plus ça change, plus c’est la même chose

Hello, and Happy Monday.  The church calendar helps us remember significant lives in the long history of the church.  Today’s calendar helps us remember Clement.  Clement was the third Bishop of Rome.  Schnabel ClementNothing is known of Clements’ two predecessors and the only reason we know about Clement is because of a letter he wrote to the church in Corinth.  Here’s part of the letter:

“Happy are we, beloved, if love enables us to live in harmony… We should be humble in mind, putting aside all arrogance, pride, and foolish anger.  Rather, we should act in accordance with the Scriptures, as the Holy Spirit says: ‘The wise must not glory in wisdom nor the strong in strength nor the rich in riches. Rather, let the one who glories glory in the Lord, by seeking him and doing what is right and just.’ Recall especially what the Lord Jesus said when he taught gentleness and forbearance. ‘Be merciful,’ he said, ‘so that you may have mercy shown to you. Forgive, so that you may be forgiven. As you treat others, so you will be treated. As you give, so you will receive. As you judge, so you will be judged. As you are kind to others, so you will be treated kindly. The measure of your giving will be the measure of your receiving.'” 

If one reads the tea leaves in the letter (written in 96 C.E.) it’s abundantly clear that the Corinthians aren’t getting along.


The Apostle Paul visited the Church in Corinth in AD 50/51.  Paul described his visit as “painful” and the subsequent letters that he wrote to them (1 & 2 Corinthians) address fundamental and ethical differences between them (meaning he and them as well as them and them).  While at his pastoral best Paul writes that the Corinthians were a “richly gifted community” (2 Cor 2.1; 7.16) they were also richly opinionated… and not afraid to express their opinions!

In reading Clement’s letter to the Corinthians it seems that Paul’s letters didn’t settle any of their differences nor did they affect much change in the way the Corinthians behaved with one another.   If a generation is about 25 years then nearly two generations later, when Bishop Clement decided to write the Corinthians his own letter, their arguments were nearly 50 years old!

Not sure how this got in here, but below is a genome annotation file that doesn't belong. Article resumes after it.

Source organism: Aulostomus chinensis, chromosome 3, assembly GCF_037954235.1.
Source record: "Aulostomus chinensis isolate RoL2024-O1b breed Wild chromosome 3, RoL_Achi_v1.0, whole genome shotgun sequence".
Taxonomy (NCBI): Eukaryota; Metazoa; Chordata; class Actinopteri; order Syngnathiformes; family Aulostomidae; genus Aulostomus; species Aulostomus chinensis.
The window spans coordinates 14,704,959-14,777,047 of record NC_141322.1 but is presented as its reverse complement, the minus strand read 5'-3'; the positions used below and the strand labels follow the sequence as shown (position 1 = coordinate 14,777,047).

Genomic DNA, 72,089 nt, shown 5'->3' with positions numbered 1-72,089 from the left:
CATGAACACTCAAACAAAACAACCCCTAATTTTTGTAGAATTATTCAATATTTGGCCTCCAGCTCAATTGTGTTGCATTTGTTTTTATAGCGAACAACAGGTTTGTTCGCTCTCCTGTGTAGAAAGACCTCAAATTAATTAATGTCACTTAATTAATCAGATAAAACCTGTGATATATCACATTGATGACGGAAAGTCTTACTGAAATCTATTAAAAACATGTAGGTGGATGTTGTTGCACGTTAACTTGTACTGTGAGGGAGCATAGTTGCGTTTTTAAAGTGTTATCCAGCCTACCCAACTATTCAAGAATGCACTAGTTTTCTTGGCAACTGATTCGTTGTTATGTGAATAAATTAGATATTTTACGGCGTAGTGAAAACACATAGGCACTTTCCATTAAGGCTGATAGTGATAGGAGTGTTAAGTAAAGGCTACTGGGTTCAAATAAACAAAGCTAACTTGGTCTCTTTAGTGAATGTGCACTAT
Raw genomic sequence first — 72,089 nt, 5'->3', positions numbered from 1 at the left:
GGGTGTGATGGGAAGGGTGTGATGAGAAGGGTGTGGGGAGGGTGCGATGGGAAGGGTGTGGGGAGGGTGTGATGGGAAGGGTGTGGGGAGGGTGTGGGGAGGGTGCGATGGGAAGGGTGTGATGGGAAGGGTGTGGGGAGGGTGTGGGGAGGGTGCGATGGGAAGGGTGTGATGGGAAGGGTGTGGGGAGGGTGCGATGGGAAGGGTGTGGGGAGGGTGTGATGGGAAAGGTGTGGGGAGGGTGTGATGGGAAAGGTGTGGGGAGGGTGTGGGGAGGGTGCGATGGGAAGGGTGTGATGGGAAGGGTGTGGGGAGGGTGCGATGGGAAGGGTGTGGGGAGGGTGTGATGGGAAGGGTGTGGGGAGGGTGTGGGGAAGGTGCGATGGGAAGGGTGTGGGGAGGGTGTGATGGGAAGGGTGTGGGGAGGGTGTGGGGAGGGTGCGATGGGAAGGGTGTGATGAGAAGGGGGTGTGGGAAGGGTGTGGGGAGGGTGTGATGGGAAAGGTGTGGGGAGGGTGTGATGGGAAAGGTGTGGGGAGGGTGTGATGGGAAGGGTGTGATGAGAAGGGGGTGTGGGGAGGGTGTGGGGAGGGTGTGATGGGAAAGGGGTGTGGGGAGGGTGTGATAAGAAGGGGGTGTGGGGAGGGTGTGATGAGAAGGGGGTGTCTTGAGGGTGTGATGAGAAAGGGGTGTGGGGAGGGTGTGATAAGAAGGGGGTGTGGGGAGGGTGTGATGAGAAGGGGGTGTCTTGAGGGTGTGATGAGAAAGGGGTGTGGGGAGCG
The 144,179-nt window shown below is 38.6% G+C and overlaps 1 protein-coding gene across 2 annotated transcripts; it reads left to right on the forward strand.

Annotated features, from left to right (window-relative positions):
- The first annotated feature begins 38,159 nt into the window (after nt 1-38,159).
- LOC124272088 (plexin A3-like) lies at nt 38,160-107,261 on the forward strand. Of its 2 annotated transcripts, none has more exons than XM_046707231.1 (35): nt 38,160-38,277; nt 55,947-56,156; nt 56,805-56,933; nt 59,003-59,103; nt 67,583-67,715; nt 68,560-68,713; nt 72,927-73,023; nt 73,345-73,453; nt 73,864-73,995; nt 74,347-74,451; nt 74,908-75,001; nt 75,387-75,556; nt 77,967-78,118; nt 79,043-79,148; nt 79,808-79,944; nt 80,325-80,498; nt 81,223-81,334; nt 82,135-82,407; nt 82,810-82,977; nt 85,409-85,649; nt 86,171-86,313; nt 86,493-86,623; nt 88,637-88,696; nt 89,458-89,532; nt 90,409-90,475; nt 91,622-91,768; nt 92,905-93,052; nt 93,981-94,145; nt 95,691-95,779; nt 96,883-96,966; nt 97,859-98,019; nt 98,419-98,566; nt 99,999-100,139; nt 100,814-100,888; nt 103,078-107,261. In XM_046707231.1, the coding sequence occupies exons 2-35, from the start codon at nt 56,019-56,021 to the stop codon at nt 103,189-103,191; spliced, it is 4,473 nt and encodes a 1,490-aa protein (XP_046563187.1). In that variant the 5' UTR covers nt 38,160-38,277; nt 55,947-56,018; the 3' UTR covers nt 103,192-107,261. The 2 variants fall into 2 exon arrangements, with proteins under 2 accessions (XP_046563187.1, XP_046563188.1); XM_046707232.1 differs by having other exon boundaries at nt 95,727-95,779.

The family gatherings this holiday week will undoubtedly be a reminder to some; a reminder that in regard to our differences, plus ça change, plus c’est la même chose!   Hopefully our abiding differences won’t frustrate our thanksgiving.

Clement ends his letter to Corinth with these beautiful words, words that might well be instructive for some of us this week: “Sharing then in the heritage of so many vast and glorious achievements, let us hasten toward the goal of peace, set before us from the beginning.  Let us keep our eyes firmly fixed on the Father and Creator of the whole universe, and hold fast to his splendid and transcendent gifts of peace and all his blessings.”

Happy Monday and Happy Thanksgiving!




This entry was posted in The Rev. Jim Quigley and tagged , . Bookmark the permalink.

One Response to plus ça change, plus c’est la même chose

  1. Emily says:

    Thank you for such timely words! Perhaps my family has Corinthian ancestry. 🙂
    I needed to hear what you had to say! Although the condition of man doesn’t seem to change, praise God that neither does His faithfulness, mercy and love.
    Blessings and peace to you.

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